potential prognostic or/and predictive biomarker in idiopathic pulmo­ nary fibrosis [13]. In this study we aimed to elucidate the possible dysregulation of the sPD-L1 in RA and to investigate the relationship with RA-ILD.
Table 1 Characteristics of rheumatoid arthritis (RA) patients with or without interstitial lung disease (ILD).
2. Methods and materials
sPD-L1 (pg/mL) Age (years) Female Disease duration (months) Smoking history DAS28-ESR Sharp/van der Heijde score Anti-CCP positive Anti-CCP titer RF positive RF titer ESR CRP Ferritin Use of biologics Use of MTX Use of GCs Dose of GCs (mg/day)
2.1. Human subjects Blood samples of 58 clinical diagnosed RA-ILD patients and 29 clinical diagnosed RA patients without a pulmonary complication were collected from the Department of Rheumatology, the Second Affiliated Hospital of Zhejiang University School of Medicine from January 2014 to December 2018. The RA was diagnosed according to the Guideline of American College of Rheumatology (ACR) 1987 criteria for the diag­ nosis of RA [14]. Patients with ILD and IPF due to other causes, com­ plications and/or chronic pulmonary diseases and infectious diseases such as chronic obstructive pulmonary disease (COPD), pulmonary infection, tuberculosis, and tumors in the lung were excluded from this study. Patients with severe heart, lung and renal dysfunction were also excluded. All blood samples were collected in tubes with heparin, and serum were isolated and frozen in 100 μL aliquots at 80 � C until analyzed. There was no genetic relationship among these individuals. 45 healthy controls were recruited from healthy staff members of the hos­ pital. Prior to enrollment, all participants signed the informed consent to donate their blood samples and their clinical information was de-identified for research. Our study was approved by the ethics com­ mittee of the Second Affiliated Hospital of Zhejiang University School of Medicine.
RA-ILD
RA-non-ILD
(n ¼ 58)
(n ¼ 29)
P
23.7 � 9.8 65.7 � 9.4 36 (62.1) 60 (1–360) 15 (25.9) 4.8 � 1.5 18.4 � 22.2 54 (93.1) 696.9 � 531.4 51 (87.9) 615.8 � 1186.5 54.2 � 34.3 32.8 � 44.3 213.4 � 128.7 11 (18.9) 10 (17.2) 45 (77.6) 13.9 � 12.8
18.0 � 7.7 61.8 � 9.2 25 (86.2) 72 (6–360) 1 (3.4) 4.7 � 1.2 29.8 � 24.7 21 (75.0) 429.3 � 555.8 22 (75.9) 213.8 � 194.9 47.1 � 30.6 39.2 � 35.5 188.2 � 180.5 0 (0) 18 (62.1) 16 (55.2) 7.6 � 7.6
0.01 0.096 0.02 0.772 0.011 0.739 0.099 0.008 0.004 0.148 0.289 0.716 0.109 0.341 0.012 <0.0001 0.03 0.024
sPD-L1, soluble programmed death ligand 1; DAS28, 28-joint Disease Activity Score; CRP, C-reactive protein; MTX, methotrexate; GCs, glucocorticoids (in prednisolone equivalent); anti-CCP, anticitrullinated peptide antibody; RF, rheumatoid factor; ESR, erythrocyte sedimentation rate. Continuous variables were compared using the Mann–Whitney U test and are expressed as mean � sd. Categorical variables were compared by the chi-squared test and are expressed as numbers (%) unless otherwise mentioned.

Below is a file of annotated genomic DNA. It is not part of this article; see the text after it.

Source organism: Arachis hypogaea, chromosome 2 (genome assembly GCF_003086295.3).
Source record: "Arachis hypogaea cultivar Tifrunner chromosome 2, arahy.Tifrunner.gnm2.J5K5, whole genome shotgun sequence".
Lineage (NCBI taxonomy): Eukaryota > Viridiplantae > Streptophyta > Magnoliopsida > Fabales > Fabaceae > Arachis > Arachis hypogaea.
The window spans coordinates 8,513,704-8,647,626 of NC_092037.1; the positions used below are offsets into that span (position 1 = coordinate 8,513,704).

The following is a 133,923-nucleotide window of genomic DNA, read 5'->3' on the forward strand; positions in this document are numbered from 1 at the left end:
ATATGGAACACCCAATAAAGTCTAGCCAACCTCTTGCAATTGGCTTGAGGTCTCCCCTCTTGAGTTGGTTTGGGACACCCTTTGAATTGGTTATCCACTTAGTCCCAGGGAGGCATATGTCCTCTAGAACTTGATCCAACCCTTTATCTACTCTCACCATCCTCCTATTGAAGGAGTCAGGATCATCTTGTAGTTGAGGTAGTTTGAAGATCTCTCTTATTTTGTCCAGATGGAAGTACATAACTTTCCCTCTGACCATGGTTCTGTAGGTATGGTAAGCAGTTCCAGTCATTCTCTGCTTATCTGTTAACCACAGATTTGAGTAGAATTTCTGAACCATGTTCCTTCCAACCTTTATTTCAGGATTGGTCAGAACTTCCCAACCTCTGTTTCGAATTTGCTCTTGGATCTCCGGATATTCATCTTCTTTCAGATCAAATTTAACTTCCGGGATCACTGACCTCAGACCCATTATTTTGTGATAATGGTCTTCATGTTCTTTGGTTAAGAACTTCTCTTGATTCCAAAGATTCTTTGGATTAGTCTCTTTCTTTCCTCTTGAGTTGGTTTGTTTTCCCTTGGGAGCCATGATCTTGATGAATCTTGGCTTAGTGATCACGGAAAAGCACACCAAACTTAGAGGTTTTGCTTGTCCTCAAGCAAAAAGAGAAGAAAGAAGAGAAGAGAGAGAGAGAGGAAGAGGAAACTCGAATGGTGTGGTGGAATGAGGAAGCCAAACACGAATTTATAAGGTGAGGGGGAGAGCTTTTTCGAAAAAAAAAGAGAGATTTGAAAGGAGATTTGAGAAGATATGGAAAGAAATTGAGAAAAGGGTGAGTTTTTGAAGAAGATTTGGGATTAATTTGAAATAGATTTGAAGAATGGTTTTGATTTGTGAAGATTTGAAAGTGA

2.5. Statistical analysis
2.2. Clinical assessment of patients
Statistical analysis of data was performed using PRISM (version 5) (GraphPad Software, La Jolla, CA, USA) and/or SPSS for Windows (version 18.0) (SPSS Inc., Chicago, IL, USA). Differences between groups were analyzed by Student’s t-test. Comparisons of categorical variables were conducted using Pearson chi-square tests. For nonparametric data, results were expressed as median (range) values, and the differences between groups were analyzed by the Mann-Whitney U test. Spearman’s correlation coefficient was applied to detect the correlation between two groups. Univariate logistic regression analysis was performed to deter­ mine the factors associated with the presence of ILD. Multivariate lo­ gistic regression analysis was performed by including the confounding factors that were found to be significantly associated with the univariate analyses. The factors were selected in a stepwise manner owing to the small number of events in the logistic model. ROC curve was used to determine the best cut off value and validity of certain variable. Data was presented as mean � standard deviation (SD). A p value of less than 0.05 was considered statistically significant.